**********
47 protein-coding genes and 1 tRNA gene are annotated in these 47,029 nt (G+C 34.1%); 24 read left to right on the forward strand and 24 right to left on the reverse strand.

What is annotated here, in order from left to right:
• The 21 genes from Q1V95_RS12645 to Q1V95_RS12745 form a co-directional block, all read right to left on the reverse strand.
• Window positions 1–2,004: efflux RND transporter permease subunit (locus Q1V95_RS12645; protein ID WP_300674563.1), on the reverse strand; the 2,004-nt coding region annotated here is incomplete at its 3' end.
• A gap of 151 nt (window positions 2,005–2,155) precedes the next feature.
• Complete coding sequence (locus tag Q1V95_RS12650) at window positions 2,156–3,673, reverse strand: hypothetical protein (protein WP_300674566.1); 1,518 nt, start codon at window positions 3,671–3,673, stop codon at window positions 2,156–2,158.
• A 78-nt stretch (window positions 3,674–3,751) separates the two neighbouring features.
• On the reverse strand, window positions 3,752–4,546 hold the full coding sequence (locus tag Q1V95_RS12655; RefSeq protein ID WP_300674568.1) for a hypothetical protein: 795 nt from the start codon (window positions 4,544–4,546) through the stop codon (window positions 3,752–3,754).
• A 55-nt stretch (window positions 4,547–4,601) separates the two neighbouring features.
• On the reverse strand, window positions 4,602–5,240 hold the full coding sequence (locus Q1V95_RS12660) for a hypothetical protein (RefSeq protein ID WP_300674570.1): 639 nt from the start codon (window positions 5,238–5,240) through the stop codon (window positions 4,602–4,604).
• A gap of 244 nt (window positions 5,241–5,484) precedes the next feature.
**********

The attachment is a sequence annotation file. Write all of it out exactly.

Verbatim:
47 protein-coding genes and 1 tRNA gene are annotated in these 47,029 nt (G+C 34.1%); 24 read left to right on the forward strand and 24 right to left on the reverse strand.

What is annotated here, in order from left to right:
• The 21 genes from Q1V95_RS12645 to Q1V95_RS12745 form a co-directional block, all read right to left on the reverse strand.
• Window positions 1–2,004: efflux RND transporter permease subunit (locus Q1V95_RS12645; protein ID WP_300674563.1), on the reverse strand; the 2,004-nt coding region annotated here is incomplete at its 3' end.
• A gap of 151 nt (window positions 2,005–2,155) precedes the next feature.
• Complete coding sequence (locus tag Q1V95_RS12650) at window positions 2,156–3,673, reverse strand: hypothetical protein (protein WP_300674566.1); 1,518 nt, start codon at window positions 3,671–3,673, stop codon at window positions 2,156–2,158.
• A 78-nt stretch (window positions 3,674–3,751) separates the two neighbouring features.
• On the reverse strand, window positions 3,752–4,546 hold the full coding sequence (locus tag Q1V95_RS12655; RefSeq protein ID WP_300674568.1) for a hypothetical protein: 795 nt from the start codon (window positions 4,544–4,546) through the stop codon (window positions 3,752–3,754).
• A 55-nt stretch (window positions 4,547–4,601) separates the two neighbouring features.
• On the reverse strand, window positions 4,602–5,240 hold the full coding sequence (locus Q1V95_RS12660) for a hypothetical protein (RefSeq protein ID WP_300674570.1): 639 nt from the start codon (window positions 5,238–5,240) through the stop codon (window positions 4,602–4,604).
• A gap of 244 nt (window positions 5,241–5,484) precedes the next feature.